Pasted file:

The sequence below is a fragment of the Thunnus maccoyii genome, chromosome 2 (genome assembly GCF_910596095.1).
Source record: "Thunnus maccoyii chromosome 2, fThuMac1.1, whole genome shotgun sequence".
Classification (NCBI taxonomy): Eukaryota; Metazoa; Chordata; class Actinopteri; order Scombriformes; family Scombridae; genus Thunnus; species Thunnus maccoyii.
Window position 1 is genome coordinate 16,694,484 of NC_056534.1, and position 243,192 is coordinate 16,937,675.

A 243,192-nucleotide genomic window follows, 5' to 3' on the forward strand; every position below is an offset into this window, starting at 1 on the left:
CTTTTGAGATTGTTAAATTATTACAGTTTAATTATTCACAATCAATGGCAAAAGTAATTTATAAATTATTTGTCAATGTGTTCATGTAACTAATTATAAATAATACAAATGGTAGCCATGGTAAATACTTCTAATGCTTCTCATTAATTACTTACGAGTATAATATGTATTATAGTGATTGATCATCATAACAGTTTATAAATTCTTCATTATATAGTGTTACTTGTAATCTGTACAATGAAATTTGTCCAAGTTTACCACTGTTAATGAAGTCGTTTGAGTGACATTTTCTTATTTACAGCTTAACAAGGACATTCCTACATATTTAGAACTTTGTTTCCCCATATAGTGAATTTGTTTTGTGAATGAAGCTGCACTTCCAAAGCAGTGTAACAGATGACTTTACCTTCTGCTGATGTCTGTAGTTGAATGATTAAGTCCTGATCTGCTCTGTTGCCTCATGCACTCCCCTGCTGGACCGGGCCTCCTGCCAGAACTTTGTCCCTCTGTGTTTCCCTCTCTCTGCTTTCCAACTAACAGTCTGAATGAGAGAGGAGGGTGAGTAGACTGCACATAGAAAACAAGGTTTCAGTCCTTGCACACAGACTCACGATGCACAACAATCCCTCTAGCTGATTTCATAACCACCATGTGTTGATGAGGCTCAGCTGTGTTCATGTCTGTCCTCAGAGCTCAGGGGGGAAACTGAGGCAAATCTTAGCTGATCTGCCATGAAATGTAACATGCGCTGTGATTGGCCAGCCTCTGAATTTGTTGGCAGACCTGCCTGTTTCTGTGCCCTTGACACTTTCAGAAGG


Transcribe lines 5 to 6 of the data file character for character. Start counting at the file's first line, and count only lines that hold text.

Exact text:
A 243,192-nucleotide genomic window follows, 5' to 3' on the forward strand; every position below is an offset into this window, starting at 1 on the left:
CTTTTGAGATTGTTAAATTATTACAGTTTAATTATTCACAATCAATGGCAAAAGTAATTTATAAATTATTTGTCAATGTGTTCATGTAACTAATTATAAATAATACAAATGGTAGCCATGGTAAATACTTCTAATGCTTCTCATTAATTACTTACGAGTATAATATGTATTATAGTGATTGATCATCATAACAGTTTATAAATTCTTCATTATATAGTGTTACTTGTAATCTGTACAATGAAATTTGTCCAAGTTTACCACTGTTAATGAAGTCGTTTGAGTGACATTTTCTTATTTACAGCTTAACAAGGACATTCCTACATATTTAGAACTTTGTTTCCCCATATAGTGAATTTGTTTTGTGAATGAAGCTGCACTTCCAAAGCAGTGTAACAGATGACTTTACCTTCTGCTGATGTCTGTAGTTGAATGATTAAGTCCTGATCTGCTCTGTTGCCTCATGCACTCCCCTGCTGGACCGGGCCTCCTGCCAGAACTTTGTCCCTCTGTGTTTCCCTCTCTCTGCTTTCCAACTAACAGTCTGAATGAGAGAGGAGGGTGAGTAGACTGCACATAGAAAACAAGGTTTCAGTCCTTGCACACAGACTCACGATGCACAACAATCCCTCTAGCTGATTTCATAACCACCATGTGTTGATGAGGCTCAGCTGTGTTCATGTCTGTCCTCAGAGCTCAGGGGGGAAACTGAGGCAAATCTTAGCTGATCTGCCATGAAATGTAACATGCGCTGTGATTGGCCAGCCTCTGAATTTGTTGGCAGACCTGCCTGTTTCTGTGCCCTTGACACTTTCAGAAGG